Jack Shea is a film and television director whose credits include such iconic series as Sanford and Son (1972-1974) and The Jeffersons (1975-1979). While Shea served in the Korean War, he worked in the Motion Picture and Television Unit of the Air Force. After his service, he worked in television as an Assistant Director and pursued a career in directing. Shea began working as a director in 1958, first on Television Specials like The Jerry Lewis Show. He continue directing well into the 1990's, with credits including The Bob Hope Show (1956-1966), The Glen Campbell Goodtime Hour (1969), as well as series such as Sanford and Son, The Waltons (1972-1975), The Jeffersons (1975-1979), The Golden Girls (1986), Designing Women (1986-1988), Full House (1989), Growing Pains (1991), and Sister, Sister (1995-1996).
Shea earned an Emmy nomination in 1961 for his work on The Bob Hope Buick Hour and in 1987 for Designing Women. In addition to his extensive work on comedy series, Shea also directed several movies for television, as well as two feature films, Dayton Devils (1968) and The Monitors (1969).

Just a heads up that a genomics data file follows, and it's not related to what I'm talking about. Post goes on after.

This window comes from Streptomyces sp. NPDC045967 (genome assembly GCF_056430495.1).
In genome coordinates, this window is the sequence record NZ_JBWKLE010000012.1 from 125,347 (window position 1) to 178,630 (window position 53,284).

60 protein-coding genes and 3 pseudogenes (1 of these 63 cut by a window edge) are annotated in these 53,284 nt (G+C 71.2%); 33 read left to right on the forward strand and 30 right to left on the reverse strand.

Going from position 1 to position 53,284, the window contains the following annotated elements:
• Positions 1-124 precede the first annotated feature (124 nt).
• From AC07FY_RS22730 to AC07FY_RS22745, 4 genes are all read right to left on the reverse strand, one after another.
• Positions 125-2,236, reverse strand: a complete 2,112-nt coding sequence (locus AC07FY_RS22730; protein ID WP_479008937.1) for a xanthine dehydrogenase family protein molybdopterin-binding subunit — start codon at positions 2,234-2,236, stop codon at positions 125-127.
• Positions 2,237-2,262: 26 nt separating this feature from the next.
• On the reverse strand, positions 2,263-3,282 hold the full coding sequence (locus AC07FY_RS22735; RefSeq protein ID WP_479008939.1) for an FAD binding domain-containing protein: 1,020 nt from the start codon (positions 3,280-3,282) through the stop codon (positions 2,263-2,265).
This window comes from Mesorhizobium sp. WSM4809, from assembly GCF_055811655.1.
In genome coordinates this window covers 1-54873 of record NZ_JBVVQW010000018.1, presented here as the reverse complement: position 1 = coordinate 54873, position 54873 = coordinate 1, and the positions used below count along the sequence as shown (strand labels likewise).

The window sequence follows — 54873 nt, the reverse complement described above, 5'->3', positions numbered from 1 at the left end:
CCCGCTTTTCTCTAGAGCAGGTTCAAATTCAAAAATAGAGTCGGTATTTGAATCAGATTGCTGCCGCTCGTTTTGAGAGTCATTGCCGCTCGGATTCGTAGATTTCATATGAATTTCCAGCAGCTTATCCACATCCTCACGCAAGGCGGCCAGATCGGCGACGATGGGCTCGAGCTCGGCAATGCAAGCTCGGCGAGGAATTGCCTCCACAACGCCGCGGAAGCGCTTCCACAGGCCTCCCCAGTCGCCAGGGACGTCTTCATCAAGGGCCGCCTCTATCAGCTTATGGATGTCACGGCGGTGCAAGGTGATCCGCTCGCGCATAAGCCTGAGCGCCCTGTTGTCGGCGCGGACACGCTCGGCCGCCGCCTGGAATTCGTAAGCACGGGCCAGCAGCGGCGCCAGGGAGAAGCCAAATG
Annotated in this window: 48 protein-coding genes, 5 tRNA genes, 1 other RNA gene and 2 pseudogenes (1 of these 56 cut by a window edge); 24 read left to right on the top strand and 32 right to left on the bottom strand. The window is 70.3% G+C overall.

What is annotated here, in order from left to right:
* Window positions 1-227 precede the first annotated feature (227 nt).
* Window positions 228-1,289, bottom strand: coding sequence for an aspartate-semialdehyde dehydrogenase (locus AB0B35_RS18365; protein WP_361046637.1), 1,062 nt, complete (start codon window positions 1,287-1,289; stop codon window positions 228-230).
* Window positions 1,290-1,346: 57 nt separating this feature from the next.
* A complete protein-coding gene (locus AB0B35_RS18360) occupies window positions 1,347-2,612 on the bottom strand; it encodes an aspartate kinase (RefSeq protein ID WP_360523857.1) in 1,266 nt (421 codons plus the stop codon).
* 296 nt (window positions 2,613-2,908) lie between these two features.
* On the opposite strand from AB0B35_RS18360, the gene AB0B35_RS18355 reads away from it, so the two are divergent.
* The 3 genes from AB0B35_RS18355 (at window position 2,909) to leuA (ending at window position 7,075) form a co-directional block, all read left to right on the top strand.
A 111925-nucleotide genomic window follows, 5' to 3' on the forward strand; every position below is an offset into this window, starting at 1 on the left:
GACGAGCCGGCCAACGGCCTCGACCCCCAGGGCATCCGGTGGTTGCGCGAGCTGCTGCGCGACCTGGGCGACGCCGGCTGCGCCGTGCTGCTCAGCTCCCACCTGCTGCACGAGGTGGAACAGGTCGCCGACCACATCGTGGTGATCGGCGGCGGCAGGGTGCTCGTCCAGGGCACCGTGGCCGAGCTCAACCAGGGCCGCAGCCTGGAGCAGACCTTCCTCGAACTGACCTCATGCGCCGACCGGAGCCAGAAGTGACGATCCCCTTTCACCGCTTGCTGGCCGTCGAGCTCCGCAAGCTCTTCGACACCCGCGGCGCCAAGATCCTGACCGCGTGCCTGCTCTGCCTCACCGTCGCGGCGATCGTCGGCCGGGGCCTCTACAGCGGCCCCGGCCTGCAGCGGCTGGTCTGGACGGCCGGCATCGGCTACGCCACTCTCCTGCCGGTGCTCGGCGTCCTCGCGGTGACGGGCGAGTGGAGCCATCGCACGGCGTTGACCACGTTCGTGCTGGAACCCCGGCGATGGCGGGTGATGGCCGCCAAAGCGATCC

Jack Shea was a Guild member for over half a century. He was president of the Hollywood local of the Radio and Television Directors Guild when it merged with the Screen Directors Guild in 1960. Following the merger, he was elected to the DGA’s National Board, where he served for more than 35 years. Shea held various positions on the Board including one term as Vice President, two terms as Secretary and multiple terms as a Board Officer before serving as DGA President from 1997-2002. He was also a long-time presence on the Western Directors Council and served on numerous committees, including the Negotiations Committee, which he chaired in 1996, as well as the Residency Committee, the Organizing Committee and the New York Theatre Committee. He also chaired the DGA Foundation and the DGA Awards Dinner. In 1992, Shea was honored with the Robert B. Aldrich Award for extraordinary service to the DGA and its membership.